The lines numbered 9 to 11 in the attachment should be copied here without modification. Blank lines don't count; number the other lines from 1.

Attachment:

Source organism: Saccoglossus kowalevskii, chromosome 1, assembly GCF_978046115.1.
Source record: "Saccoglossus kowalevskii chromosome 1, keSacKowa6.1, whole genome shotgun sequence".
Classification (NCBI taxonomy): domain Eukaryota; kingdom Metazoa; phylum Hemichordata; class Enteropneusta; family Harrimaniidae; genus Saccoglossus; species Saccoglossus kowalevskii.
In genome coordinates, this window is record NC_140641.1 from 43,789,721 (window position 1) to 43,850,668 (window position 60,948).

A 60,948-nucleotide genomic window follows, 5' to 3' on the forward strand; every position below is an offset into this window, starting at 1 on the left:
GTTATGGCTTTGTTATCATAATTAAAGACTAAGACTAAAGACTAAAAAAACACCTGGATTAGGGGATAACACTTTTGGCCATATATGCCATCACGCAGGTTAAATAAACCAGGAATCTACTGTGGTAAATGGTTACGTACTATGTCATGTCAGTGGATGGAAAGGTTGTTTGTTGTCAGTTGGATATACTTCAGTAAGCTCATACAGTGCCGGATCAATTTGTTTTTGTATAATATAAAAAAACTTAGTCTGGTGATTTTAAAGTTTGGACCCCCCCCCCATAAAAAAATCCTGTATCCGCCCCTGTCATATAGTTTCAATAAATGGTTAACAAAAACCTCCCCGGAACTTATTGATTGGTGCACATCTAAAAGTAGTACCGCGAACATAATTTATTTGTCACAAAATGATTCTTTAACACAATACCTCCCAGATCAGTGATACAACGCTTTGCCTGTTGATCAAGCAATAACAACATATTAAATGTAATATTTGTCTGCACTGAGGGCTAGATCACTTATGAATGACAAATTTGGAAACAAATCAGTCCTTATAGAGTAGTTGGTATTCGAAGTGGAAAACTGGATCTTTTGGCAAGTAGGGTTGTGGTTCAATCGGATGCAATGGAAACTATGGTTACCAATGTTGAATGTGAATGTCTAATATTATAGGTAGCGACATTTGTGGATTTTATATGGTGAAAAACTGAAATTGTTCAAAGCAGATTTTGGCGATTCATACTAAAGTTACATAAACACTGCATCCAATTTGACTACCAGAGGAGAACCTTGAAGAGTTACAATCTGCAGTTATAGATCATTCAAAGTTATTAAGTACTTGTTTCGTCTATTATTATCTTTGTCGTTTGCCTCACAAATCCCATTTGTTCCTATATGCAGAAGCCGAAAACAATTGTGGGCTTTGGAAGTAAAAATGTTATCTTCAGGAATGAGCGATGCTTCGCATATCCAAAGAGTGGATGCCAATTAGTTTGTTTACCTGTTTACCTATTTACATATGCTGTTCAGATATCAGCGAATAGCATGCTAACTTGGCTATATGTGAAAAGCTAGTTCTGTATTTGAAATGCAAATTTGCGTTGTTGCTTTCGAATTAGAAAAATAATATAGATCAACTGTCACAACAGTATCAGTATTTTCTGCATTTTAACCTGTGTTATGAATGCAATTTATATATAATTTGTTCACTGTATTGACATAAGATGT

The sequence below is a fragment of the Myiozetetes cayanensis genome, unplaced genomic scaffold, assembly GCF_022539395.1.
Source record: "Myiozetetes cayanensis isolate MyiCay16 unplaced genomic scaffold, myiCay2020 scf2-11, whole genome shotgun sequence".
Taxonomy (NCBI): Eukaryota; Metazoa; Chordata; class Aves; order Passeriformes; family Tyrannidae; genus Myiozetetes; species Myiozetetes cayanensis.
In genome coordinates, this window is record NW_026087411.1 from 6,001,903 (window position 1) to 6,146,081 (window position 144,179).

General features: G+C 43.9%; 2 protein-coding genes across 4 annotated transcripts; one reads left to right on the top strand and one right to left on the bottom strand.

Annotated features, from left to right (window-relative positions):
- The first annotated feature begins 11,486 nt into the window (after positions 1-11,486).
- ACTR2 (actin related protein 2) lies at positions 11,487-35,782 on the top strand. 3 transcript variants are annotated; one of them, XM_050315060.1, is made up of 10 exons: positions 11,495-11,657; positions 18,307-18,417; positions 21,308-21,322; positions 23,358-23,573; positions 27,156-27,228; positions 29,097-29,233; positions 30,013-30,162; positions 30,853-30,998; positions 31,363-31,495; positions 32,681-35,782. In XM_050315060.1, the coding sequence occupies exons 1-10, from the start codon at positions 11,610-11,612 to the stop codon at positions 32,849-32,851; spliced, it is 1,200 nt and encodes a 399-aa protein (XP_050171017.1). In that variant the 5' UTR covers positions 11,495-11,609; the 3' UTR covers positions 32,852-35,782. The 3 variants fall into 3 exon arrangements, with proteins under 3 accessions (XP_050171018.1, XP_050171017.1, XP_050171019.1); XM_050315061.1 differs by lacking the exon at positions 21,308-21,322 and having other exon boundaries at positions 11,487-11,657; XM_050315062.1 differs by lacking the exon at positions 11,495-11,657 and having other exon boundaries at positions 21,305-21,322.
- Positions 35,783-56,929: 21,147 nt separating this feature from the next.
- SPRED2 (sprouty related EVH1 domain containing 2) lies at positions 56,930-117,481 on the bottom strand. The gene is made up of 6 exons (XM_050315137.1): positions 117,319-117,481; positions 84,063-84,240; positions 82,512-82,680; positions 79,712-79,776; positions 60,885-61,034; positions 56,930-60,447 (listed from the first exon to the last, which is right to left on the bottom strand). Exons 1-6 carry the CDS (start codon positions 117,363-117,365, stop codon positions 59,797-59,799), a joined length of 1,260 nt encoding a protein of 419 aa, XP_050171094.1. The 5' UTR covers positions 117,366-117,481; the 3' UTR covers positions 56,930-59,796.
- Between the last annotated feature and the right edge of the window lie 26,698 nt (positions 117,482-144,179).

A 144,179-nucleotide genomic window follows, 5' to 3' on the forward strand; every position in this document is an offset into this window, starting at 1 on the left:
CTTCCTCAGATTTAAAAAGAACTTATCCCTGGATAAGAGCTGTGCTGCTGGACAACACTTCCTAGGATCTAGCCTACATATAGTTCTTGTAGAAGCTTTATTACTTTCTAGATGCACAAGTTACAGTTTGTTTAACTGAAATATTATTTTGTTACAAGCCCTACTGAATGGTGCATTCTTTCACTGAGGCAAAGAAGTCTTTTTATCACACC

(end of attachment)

Taxonomy (NCBI): Eukaryota; Metazoa; Chordata; class Aves; order Passeriformes; family Tyrannidae; genus Myiozetetes; species Myiozetetes cayanensis.
In genome coordinates, this window is record NW_026087411.1 from 6,001,903 (window position 1) to 6,146,081 (window position 144,179).

General features: G+C 43.9%; 2 protein-coding genes across 4 annotated transcripts; one reads left to right on the top strand and one right to left on the bottom strand.